Lafayette Park1961 - 1965
Lafayette Park, just northeast of downtown Detroit, is a 78-acre housing development designed and realized by Mies van der Rohe. The first urban renewal project in the United States, it was founded by developer Herb Greenwald to help keep the middle class in the city. Alfred Caldwell, Mies’ longtime collaborator, did all landscape design on the project, and Ludwig Hilberseimer handled the urban design (in the only professional collaboration between Hilberseimer and Mies).
The complex is a collection of one- and two- story townhomes, a small neighborhood shopping center, and two high-rises set adjacent to a 19-acre municipally-operated park also called Lafayette Park. The buildings are planned along three roadways that enter the development from the west. Mies planned for Lafayette Park to embrace the automobile from the beginning—after all, Detroit is the Motor City. However, he does not show off the parking areas, instead sinking them about four feet below the level of the sidewalks and laws of the townhomes. A resident peering out of the floor-to-ceiling windows of his unit would scarcely be able to see them.
Some of the land around the townhomes themselves is carefully left as green space to serve as a passive recreation area for the children who live there. The development is adjacent to a public elementary school, one of Detroit’s best, and Mies carefully designed the circulation of Lafayette Park to allow children to get from their townhome to school without having to cross a street.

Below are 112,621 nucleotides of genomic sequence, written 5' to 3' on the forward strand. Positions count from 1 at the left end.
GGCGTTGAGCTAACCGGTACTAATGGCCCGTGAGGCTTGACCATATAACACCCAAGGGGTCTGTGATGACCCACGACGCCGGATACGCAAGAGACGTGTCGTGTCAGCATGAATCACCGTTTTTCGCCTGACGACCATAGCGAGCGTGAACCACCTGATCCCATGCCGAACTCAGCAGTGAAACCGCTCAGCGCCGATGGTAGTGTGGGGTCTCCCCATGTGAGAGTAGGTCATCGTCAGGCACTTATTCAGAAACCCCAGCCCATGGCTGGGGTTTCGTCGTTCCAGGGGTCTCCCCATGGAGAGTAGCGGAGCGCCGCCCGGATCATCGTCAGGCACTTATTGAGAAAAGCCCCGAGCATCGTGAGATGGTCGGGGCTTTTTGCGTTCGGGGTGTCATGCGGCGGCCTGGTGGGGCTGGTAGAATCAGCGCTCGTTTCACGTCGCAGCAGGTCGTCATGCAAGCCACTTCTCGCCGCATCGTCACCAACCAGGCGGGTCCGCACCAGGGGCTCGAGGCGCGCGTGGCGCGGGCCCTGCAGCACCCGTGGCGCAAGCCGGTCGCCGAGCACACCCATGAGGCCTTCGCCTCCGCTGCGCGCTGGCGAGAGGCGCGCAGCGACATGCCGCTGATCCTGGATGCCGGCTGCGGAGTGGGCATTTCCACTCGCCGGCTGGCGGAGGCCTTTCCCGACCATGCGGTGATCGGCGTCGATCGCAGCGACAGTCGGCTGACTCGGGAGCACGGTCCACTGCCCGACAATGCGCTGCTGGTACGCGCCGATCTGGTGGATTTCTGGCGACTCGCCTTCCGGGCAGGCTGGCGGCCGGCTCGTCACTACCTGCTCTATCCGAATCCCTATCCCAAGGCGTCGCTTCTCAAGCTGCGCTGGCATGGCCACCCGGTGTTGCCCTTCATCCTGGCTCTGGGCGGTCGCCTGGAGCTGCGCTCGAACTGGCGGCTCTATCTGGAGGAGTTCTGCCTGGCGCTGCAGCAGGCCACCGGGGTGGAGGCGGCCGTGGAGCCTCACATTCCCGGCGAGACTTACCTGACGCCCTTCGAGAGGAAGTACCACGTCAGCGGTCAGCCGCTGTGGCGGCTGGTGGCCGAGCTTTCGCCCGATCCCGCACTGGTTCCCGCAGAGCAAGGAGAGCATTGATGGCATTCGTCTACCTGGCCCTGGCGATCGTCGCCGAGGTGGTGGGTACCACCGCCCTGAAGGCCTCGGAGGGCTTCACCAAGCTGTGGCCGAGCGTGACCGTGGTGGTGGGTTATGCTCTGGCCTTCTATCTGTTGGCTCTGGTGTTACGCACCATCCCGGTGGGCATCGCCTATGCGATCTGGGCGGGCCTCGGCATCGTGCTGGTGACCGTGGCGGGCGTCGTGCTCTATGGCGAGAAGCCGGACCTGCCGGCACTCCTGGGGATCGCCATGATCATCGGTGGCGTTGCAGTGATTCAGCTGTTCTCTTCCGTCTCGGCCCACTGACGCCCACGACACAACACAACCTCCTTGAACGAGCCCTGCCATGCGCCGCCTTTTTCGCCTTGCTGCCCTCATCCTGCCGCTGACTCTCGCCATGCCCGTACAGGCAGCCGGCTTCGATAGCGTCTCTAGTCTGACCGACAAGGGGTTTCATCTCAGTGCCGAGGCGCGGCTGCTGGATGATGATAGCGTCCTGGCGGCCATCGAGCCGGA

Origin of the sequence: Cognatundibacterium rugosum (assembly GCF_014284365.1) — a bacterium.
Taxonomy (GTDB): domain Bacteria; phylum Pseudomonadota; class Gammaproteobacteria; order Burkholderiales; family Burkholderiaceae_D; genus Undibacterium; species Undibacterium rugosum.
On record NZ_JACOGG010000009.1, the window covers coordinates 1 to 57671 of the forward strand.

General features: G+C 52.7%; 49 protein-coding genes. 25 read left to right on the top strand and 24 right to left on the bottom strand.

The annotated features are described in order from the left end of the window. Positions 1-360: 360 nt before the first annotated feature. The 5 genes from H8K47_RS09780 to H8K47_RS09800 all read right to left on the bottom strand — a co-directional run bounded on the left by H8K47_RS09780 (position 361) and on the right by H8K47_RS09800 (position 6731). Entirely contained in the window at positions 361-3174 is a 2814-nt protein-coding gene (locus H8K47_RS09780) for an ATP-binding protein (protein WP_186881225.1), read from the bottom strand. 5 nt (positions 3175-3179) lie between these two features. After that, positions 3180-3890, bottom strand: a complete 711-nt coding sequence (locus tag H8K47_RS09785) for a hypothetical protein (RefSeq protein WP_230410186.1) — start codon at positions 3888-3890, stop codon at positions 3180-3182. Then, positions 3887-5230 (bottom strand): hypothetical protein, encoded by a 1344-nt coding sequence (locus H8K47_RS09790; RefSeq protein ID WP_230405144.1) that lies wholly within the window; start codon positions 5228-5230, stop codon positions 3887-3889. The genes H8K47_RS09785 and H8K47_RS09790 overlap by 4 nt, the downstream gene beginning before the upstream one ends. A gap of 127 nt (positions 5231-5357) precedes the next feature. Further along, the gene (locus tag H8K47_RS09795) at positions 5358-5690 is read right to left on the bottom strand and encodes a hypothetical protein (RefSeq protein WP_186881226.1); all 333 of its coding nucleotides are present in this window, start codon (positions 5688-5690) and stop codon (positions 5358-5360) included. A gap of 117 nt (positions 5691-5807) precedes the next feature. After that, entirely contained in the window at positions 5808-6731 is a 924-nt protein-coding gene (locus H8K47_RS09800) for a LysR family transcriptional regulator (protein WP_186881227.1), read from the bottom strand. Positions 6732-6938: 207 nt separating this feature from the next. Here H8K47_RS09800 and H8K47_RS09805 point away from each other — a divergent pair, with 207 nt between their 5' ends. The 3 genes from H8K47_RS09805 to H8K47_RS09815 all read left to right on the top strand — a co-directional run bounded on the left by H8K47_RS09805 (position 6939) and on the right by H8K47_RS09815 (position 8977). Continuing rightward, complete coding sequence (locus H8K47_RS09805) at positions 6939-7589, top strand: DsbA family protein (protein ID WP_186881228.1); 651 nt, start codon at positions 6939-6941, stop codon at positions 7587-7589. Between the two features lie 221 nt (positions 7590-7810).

The townhomes are the most spectacular aspect of the development, and the most unique buildings in Mies’ oeuvre. Two-story townhomes are located on the north and south ends, with one-story courtyard townhomes in the center. The townhomes come in floor plans of two and three bedrooms, with an average size of 1400 square feet. The courtyard homes also each include a walled courtyard, and every home has a full basement below. Interestingly, Mies eliminated outside Dumpsters by placing all trash and maintenance functions in a communal tunnel connecting all units in a row at the basement level.
The interiors of the townhomes are cleanly and clearly articulated, as would be expected of Mies’ work. For example, although the units are narrow, both ends have floor-to-ceiling windows. In order to provide the largest possible area of vision in the glass, the blinds are specially designed to retract into a pocket in the soffit above the ceiling. In a two-story unit, both ends of the first floor are public spaces, with a galley kitchen on one side and a hallway also containing the staircase on the other. Between the kitchen and hallway is a small service core that includes a powder room. The staircase features the classic handrails that Mies uses through his many commissions, including at Crown Hall, though here the open treads are wood over a metal frame. The second floor contains the bedrooms. The second floor of each unit doesn’t necessarily line up with the floor below, rather varying in order to allow the maximum amount of possible useful space in the bedrooms.
Lafayette Park was always designed to be inhabited by middle class families and professionals, as it continues to be. As such, Mies was not able to use the highest quality finishes, as he commonly used in his other projects. The walls and ceilings are plaster and the floors are carpet or vinyl tile. The walls of the basement are exposed cinderblock. In order to attract the buyers at the price point desired, Mies compromised on materials, but made up for it with the elegance of the units’ views, layouts, and amenities.
Description provided by LaLuce Mitchell